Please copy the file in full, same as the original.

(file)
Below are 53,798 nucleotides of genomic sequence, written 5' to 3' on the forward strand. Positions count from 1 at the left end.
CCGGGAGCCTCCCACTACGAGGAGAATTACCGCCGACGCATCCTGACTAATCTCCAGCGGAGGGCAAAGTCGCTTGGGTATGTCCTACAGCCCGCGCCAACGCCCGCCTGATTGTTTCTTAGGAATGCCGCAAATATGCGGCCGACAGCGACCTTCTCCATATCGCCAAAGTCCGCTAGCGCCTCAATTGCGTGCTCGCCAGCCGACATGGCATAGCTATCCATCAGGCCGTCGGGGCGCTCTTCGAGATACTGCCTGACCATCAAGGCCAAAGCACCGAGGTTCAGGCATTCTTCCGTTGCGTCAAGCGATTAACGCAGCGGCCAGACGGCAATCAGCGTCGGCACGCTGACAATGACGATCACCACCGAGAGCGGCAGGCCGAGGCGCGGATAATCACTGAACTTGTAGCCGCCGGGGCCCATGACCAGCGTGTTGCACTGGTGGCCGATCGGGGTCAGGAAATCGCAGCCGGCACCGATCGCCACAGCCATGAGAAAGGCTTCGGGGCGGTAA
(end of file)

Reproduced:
Below are 53,798 nucleotides of genomic sequence, written 5' to 3' on the forward strand. Positions count from 1 at the left end.
CCGGGAGCCTCCCACTACGAGGAGAATTACCGCCGACGCATCCTGACTAATCTCCAGCGGAGGGCAAAGTCGCTTGGGTATGTCCTACAGCCCGCGCCAACGCCCGCCTGATTGTTTCTTAGGAATGCCGCAAATATGCGGCCGACAGCGACCTTCTCCATATCGCCAAAGTCCGCTAGCGCCTCAATTGCGTGCTCGCCAGCCGACATGGCATAGCTATCCATCAGGCCGTCGGGGCGCTCTTCGAGATACTGCCTGACCATCAAGGCCAAAGCACCGAGGTTCAGGCATTCTTCCGTTGCGTCAAGCGATTAACGCAGCGGCCAGACGGCAATCAGCGTCGGCACGCTGACAATGACGATCACCACCGAGAGCGGCAGGCCGAGGCGCGGATAATCACTGAACTTGTAGCCGCCGGGGCCCATGACCAGCGTGTTGCACTGGTGGCCGATCGGGGTCAGGAAATCGCAGCCGGCACCGATCGCCACAGCCATGAGAAAGGCTTCGGGGCGGTAA